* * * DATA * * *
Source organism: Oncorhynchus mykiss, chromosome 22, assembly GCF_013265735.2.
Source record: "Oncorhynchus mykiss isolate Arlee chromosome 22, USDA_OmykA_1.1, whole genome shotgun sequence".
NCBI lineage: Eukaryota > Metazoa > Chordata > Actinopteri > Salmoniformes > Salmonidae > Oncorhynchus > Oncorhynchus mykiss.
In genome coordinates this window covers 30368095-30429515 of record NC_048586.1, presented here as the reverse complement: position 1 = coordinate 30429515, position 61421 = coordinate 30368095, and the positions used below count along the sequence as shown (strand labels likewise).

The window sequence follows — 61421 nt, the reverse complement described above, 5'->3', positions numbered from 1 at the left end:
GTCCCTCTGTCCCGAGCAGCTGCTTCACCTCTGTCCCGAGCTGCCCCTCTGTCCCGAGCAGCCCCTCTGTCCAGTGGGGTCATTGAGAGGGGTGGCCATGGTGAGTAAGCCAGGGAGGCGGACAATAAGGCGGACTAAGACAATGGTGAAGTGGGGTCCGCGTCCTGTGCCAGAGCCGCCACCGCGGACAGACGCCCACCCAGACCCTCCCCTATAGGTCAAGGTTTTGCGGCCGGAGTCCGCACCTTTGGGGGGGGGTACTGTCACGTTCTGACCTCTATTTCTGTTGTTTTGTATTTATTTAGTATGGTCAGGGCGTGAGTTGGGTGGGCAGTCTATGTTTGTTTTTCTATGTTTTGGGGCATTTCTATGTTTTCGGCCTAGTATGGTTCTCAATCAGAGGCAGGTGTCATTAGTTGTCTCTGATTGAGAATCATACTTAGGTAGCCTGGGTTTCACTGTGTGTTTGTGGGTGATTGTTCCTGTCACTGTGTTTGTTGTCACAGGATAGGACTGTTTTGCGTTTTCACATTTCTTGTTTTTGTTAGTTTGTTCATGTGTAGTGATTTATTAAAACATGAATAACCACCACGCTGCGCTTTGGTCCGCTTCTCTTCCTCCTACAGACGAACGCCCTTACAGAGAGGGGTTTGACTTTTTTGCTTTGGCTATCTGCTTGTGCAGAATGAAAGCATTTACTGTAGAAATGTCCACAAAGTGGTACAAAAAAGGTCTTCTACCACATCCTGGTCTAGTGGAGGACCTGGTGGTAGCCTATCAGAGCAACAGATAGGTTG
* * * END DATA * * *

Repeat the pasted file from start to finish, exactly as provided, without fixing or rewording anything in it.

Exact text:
Source organism: Oncorhynchus mykiss, chromosome 22, assembly GCF_013265735.2.
Source record: "Oncorhynchus mykiss isolate Arlee chromosome 22, USDA_OmykA_1.1, whole genome shotgun sequence".
NCBI lineage: Eukaryota > Metazoa > Chordata > Actinopteri > Salmoniformes > Salmonidae > Oncorhynchus > Oncorhynchus mykiss.
In genome coordinates this window covers 30368095-30429515 of record NC_048586.1, presented here as the reverse complement: position 1 = coordinate 30429515, position 61421 = coordinate 30368095, and the positions used below count along the sequence as shown (strand labels likewise).

The window sequence follows — 61421 nt, the reverse complement described above, 5'->3', positions numbered from 1 at the left end:
GTCCCTCTGTCCCGAGCAGCTGCTTCACCTCTGTCCCGAGCTGCCCCTCTGTCCCGAGCAGCCCCTCTGTCCAGTGGGGTCATTGAGAGGGGTGGCCATGGTGAGTAAGCCAGGGAGGCGGACAATAAGGCGGACTAAGACAATGGTGAAGTGGGGTCCGCGTCCTGTGCCAGAGCCGCCACCGCGGACAGACGCCCACCCAGACCCTCCCCTATAGGTCAAGGTTTTGCGGCCGGAGTCCGCACCTTTGGGGGGGGGTACTGTCACGTTCTGACCTCTATTTCTGTTGTTTTGTATTTATTTAGTATGGTCAGGGCGTGAGTTGGGTGGGCAGTCTATGTTTGTTTTTCTATGTTTTGGGGCATTTCTATGTTTTCGGCCTAGTATGGTTCTCAATCAGAGGCAGGTGTCATTAGTTGTCTCTGATTGAGAATCATACTTAGGTAGCCTGGGTTTCACTGTGTGTTTGTGGGTGATTGTTCCTGTCACTGTGTTTGTTGTCACAGGATAGGACTGTTTTGCGTTTTCACATTTCTTGTTTTTGTTAGTTTGTTCATGTGTAGTGATTTATTAAAACATGAATAACCACCACGCTGCGCTTTGGTCCGCTTCTCTTCCTCCTACAGACGAACGCCCTTACAGAGAGGGGTTTGACTTTTTTGCTTTGGCTATCTGCTTGTGCAGAATGAAAGCATTTACTGTAGAAATGTCCACAAAGTGGTACAAAAAAGGTCTTCTACCACATCCTGGTCTAGTGGAGGACCTGGTGGTAGCCTATCAGAGCAACAGATAGGTTG